It is not spicy. In fact, it is very mild and has that sweet pepper flavor and therefore, many people use it just for its ability to add that nice rich color to food.
Therefore, the best substitutes for regular paprika are:
Tomato powder is made from dehydrated tomatoes that have been turned into a powder and used for any dish that requires tomatoes.
Beyond that, tomato powder can be used for recipes where you need that red color but you wouldn’t mind not having that fruity flavor.
Use tomato powder as an alternative for paprika in recipes such as soups, stews, and even to garnish.
Note, not all tomato powders are made the same, so be very careful not to purchase tomato powder that has that brownish color as it will not work to impart that rich red color you’re looking to replace.
Homemade paprika (made with red bell peppers)
This is another good paprika substitute worth trying out. To make:
Thinly slice a few red bell peppers (make sure to discard seeds and core)
Place the sliced red pepper on a baking rack.
Preheat the oven to 150F. Then place the rack with the sliced red peppers in a preheated at 150F for 1-2 hours, making sure to leave the oven door cracked open to allow the moisture from the pepper to escape.
Once dried place the dried red bell peppers into a coffee grinder and pulverize until a fine red powder is formed. This homemade paprika is a really good substitute for paprika in fried chicken.
Use this bell pepper powder on a 1:1 ratio in any recipe that calls for paprika.
Substitutes for Hungarian paprika
There are 8 types of paprika from Hungary each with a varying level of sharpness and heat. They are:
- különleges – this is the mildest Hungarian paprika with the most vibrant red color.
- csípősmentes csemege – Exquisitely delicate and mild with rich flavor.
- csemege – Delicate, but more pungent.
- csípős csemege – very pungent.
- édesnemes – Most commonly used, bright red and slightly pungent.
- félédes – medium pungency and semi-sweet.
- rózsa – mildly pungency and pale red in color
- erős – hotter than all the rest and light brown to orange in color because it was made with the seeds intact.
While all these classifications exist the most popular type imported into the US is the édesnemes or sweet Hungarian paprika.
Note, while it is called sweet Hungarian paprika, it does not have the sweetness that one would expect like in sugar. In this case ‘sweet’ refers to the fact that there is no lingering slightly bitter taste to this type of paprika as is very typical with the regular paprika.
The word sweet is also used to differentiate this type of paprika from the hotter paprika.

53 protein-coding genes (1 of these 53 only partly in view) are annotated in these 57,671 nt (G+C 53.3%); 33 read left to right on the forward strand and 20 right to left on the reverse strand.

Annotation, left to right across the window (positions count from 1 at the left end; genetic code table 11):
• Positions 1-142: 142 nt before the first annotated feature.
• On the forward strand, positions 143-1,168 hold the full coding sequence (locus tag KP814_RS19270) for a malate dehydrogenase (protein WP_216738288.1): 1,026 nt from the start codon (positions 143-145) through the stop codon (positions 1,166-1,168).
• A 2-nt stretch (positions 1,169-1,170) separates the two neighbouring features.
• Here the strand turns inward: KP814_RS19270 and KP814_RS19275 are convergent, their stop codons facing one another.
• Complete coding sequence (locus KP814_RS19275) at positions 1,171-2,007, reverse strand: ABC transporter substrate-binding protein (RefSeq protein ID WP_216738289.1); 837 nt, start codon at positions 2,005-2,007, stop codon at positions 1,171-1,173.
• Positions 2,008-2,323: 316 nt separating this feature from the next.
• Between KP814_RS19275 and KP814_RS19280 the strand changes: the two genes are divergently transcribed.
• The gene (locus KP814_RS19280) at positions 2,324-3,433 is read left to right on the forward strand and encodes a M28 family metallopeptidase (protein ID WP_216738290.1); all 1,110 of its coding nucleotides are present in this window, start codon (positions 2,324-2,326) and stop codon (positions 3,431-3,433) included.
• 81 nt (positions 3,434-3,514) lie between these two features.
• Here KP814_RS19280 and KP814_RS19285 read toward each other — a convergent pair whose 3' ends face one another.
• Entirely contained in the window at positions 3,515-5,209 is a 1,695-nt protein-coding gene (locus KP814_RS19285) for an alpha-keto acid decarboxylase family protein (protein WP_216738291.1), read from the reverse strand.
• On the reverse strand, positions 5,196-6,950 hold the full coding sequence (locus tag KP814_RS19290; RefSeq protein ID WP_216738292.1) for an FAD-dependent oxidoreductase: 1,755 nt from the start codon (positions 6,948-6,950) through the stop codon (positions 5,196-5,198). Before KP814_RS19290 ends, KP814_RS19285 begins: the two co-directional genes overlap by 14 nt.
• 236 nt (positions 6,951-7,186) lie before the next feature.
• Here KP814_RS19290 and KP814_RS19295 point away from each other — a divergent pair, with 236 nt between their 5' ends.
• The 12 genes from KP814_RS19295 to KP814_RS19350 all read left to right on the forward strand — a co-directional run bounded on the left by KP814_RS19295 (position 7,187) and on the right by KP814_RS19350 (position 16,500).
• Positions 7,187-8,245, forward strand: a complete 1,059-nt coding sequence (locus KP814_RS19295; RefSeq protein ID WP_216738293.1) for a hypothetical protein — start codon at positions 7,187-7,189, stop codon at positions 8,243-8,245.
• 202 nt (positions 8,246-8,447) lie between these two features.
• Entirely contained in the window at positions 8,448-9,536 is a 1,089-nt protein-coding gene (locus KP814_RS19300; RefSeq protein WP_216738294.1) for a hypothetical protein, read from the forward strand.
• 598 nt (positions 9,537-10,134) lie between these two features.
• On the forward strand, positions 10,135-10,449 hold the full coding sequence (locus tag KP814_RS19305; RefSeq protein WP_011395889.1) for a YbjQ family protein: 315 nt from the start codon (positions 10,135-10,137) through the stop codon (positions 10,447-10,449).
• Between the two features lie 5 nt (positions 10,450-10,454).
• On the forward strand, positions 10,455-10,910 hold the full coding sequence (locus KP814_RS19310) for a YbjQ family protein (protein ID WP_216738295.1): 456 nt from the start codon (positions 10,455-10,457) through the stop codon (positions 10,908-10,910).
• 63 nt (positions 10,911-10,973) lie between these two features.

This section will focus on outlining suitable substitutes for sweet Hungarian paprika:
Tomato paste + chili powder to replace Hungarian sweet paprika
The tomato paste will serve to add the color, while the chili powder will add the deep, more robust flavor that sweet Hungarian imparts.
This is not a perfect sweet Hungarian paprika substitute, however, it can work in a pinch for adding some of that sweet paprika flavor.
For every 1 teaspoon of sweet Hungarian paprika needed, replace with 2/3 teaspoon tomato paste and 1/3 teaspoon chili powder.
Hot paprika substitutes
Hot paprika packs some heat and it is made from a mixture of sweet paprika (with seeds) and cayenne pepper for that spicy kick.
Best hot paprika substitutes are:
Cayenne pepper (for color)
Cayenne pepper is a good substitute for hot paprika. This is so because it has a similar color. Now keep in mind that cayenne pepper is super hot compared to spicy paprika, so use a lot less cayenne pepper when alternating for hot paprika.
A good sub ratio is 1/4 teaspoon cayenne for every 1 tablespoon of hot paprika.
Sweet paprika + cayenne pepper
Another good substitute for hot paprika is a combination of sweet paprika and cayenne pepper. The sweet paprika will give the paprika flavor and the cayenne pepper will add some spice. This mixture makes a good replacement for hot paprika in a pinch.
Use 3/4 tablespoons of sweet paprika with 1/4 tablespoon of cayenne pepper to replace 1 tablespoon of spicy paprika powder.
Where to buy paprika?
Now all these substitutes can work, but, maybe you don’t want to make al these mixes as you’d prefer to buy a few (or all) the types mentioned here. If this is the case, you can find some amazing deals online.
- Smoked paprika – Check out the price on Amazon
- Paprika – Check out the price on Amazon
- Sweet Hungarian paprika – Check out the price on Amazon
- Hot paprika – Check out the price on Amazon